Archive for Sunday, October 20, 2002

Sparks provides passionate story

Nights in Rodanthe’ holds its own

October 20, 2002


The intense yet short-lived romance in Nicholas Sparks' novel "Nights in Rodanthe" immediately recalls a similar fictional affair in Madison County, Iowa.

"Nights" is reminiscent of Robert James Waller's "The Bridges of Madison County" and contains similar elements: a romantically uninvolved middle-aged mother; a single, middle-aged man who doesn't mind cooking; and children who have something to learn about their mother not as a mother but as a woman.

And it offers a story that is just as passionate and memorable.

Sparks introduces Adrienne as someone who "still held tight to the belief that love was the essence of a full and wonderful life."

It is with this belief that she invites her grown daughter, Amanda, for a mother-daughter talk. Hoping to help Amanda deal with the untimely death of her husband, Adrienne opens a bottle of wine and recounts an unforgettable weekend in the North Carolina seaside town of Rodanthe.

Her story starts when she's invited to Rodanthe one weekend to tend a friend's bed-and-breakfast. Divorced and alone for three years, Adrienne still hurts and feels resentment toward her ex-husband, who left her for a younger woman after more than 20 years of marriage.

Since only one guest is scheduled, Adrienne expects it to be a quiet few days during which she can earn a little money and have a much-needed vacation.

That one guest is Paul Flanner, a surgeon with his own tragic story. He is in Rodanthe to meet with the husband of a patient who died after what Paul thought was a successful cosmetic procedure. Afterward, he plans to fly to Ecuador to join his physician son at a clinic and build a relationship they never had.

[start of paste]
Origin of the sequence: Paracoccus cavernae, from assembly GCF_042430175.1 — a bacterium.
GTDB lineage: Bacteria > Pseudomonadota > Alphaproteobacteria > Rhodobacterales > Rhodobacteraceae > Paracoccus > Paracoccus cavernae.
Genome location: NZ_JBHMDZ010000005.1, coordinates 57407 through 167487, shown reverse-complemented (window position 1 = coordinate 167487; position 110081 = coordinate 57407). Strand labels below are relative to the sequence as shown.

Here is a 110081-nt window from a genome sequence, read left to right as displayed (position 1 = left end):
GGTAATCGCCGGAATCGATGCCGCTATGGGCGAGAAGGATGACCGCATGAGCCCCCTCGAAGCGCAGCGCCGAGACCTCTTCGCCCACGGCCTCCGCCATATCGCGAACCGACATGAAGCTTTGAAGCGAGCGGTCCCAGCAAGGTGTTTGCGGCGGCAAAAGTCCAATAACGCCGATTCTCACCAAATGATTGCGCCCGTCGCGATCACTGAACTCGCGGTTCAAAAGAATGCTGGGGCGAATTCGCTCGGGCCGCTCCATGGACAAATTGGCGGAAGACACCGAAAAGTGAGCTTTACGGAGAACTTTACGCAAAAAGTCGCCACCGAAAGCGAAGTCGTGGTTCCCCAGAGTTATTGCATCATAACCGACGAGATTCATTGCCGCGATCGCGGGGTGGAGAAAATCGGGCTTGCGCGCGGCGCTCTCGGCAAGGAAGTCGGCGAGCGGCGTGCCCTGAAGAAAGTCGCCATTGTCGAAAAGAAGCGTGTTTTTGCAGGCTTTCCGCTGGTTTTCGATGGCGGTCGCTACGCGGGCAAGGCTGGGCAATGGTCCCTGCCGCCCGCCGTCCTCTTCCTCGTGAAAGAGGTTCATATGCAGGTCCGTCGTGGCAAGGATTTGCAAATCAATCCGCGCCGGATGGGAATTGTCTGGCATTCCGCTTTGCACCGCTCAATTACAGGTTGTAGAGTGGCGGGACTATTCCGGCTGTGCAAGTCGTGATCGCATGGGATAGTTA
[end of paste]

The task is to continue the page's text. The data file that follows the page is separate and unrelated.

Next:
Nicholas Sparks&squot; smooth, sensitive writing makes "Nights in
Rodanthe" worthy of being high on the best-seller list.

Nicholas Sparks' smooth, sensitive writing makes "Nights in Rodanthe" worthy of being high on the best-seller list.

With a severe storm brewing off the coast, a few bottles of pinot grigio on hand and the bed-and-breakfast all to themselves, Paul and Adrienne share their life histories and fall in love.

"It wasn't just that he was handsome and interesting, or even charming in his own quiet way. Nor was it just the fact that he'd made her feel desirable. ... No, it was his genuine desire to change to be a better person than he had been that she found most compelling."

During the next four days, Paul and Adrienne's relationship takes the predictable turn, as they discover what many literary lovers learn: that the other person is exactly what has been missing from their lives.

Sparks' smooth, sensitive writing and a simple story line that doesn't end with every wish coming true make this a novel that can hold its own.

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